Public Protection Officers for Public Schools
Christopher F. McNicholas
In today's modern education system, the supposed threat of Columbine-esque school violence has lead to the institution of many new security measures. Physical security measures are among some of the most widely used including ID checks, access/egress control and physical officers patrolling the halls. This last issue, the actual officer, is an idea that has revolutionized the way we view American schools.
Many issues can arise when dealing with the subject of officers in schools, especially if they are sworn public defenders such as a School Resource Officer. This paper will discuss:
1) What exactly are School Resource Officers?
2) What is their function in the school system and does it detract from the institutions true purpose, to educate youth? and
3) How are they organized? Who regulates them? How well are they trained?
On top of all these questions, problems with knowing to whom they report, and who is in charge when a crisis occurs can exacerbate any problem that may be had in an educational system. To start off, it is important to look at where SRO's came from.
Contrary to popular thought, School Resource Officers have been around for some time, the first one in Flint,Michigan, in 1953 (Mulqueen & Connie, 1999). In 1968, the Fresno, California Police Department attempted to revitalize its image in the eyes of its youth. One tactic that was employed included the deployment of seven (7) plainclothes officers to area elementary and middle schools "to promote community relations between students and police"(West et. al, 1995). In 1974, Fresno PD revamped its organization to include a Juvenile Bureau and reassigned its seven SROs to high schools as "juvenile detectives," whose job it was to follow up on crimes that either occurred on school property or involved a student. Although the SROs were present in the school, patrol officers answered most distress calls. In 1982, however, the "juvenile detectives" were answering the majority of calls in high schools and any elementary/middle school that feed the assigned high school. They also received a new name due to their new proactive responses, juvenile tactical officers or TAC officers. Despite the relative success of the TAC's, the policy changed once again in 1992 and TACs became uniformed and drove marked patrol cruisers instead of detective's cars. For the last decade the system has remained fairly stable except for the name, which has changed once again to School Resource Officers (West, 1995). The most recent report, Violence and Discipline Problems in U.S. Public Schools: 1996-97(1998) published by the National Center for Education Statistics found that:
- 1% of public schools had law enforcement officials stationed 10-29 hours a week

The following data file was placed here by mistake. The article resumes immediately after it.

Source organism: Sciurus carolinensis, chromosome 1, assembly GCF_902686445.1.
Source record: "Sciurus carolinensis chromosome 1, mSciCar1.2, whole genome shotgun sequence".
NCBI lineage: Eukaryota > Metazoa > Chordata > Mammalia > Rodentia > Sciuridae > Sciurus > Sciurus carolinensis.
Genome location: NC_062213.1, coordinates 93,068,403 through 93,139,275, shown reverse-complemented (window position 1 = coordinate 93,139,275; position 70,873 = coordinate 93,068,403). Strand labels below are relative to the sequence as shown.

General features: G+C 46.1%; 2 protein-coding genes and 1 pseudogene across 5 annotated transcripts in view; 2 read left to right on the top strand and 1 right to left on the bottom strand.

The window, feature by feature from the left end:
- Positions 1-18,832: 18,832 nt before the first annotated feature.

- 3% had law enforcement officials stationed 1-9 hours a week
- 6% had a full-time Resource Officer (30+ hours a week)
- 12% had no Officer stationed but one was available as needed
- 78% had no officer assigned to their schools during the 96-97 academic year
Percentage of School Resource Officers Stationed in Public Schools by Hours Worked
(National Center for Education Statistics 1998)
Also, of schools that had full-time officers:
- 1% were elementary
- 10% were middle schools
- 19% were high schools
Although they don't have as many numbers behind them, SROs have proven to be one of the best community policing tools today, providing students with a trust for law enforcement officials (NASRO, 2003). According to Curt Lavarello, executive director of the National Association of School Resource Officers (NASRO, 2003), " The main purpose is to develop rapport with the students so that students trust them enough to either inform them about other classmates planning violent incidences or turn to SROs for help when they themselves are in trouble" (Mulqueen, 1999). "They develop mentor relationships with students as a proactive measure to prevent crime and tragedies by identifying and solving problems before they erupt into violence" (Mulqueen, 1999). Lavarello also mentions what he believes are the three main functions of a SRO:
1) Armed Police Officers with the powers of arrest
2) Counselors of law -related issues, and
3) Teachers of the Law (either classes or presentations)
SROs in some schools help students with career choices and push them to achieve their goals academically. Being there for students also helps the SRO see some of the internal and external conflicts his/her student body might be going through.
School Resource Officers also act as a visual deterrent to crime, their uniforms acting as a beacon to criminals and non-students. The National Institute of Justice's booklet, The Appropriate and Effective Use of Security in U.S. Public Schools (NIJ 1999), states: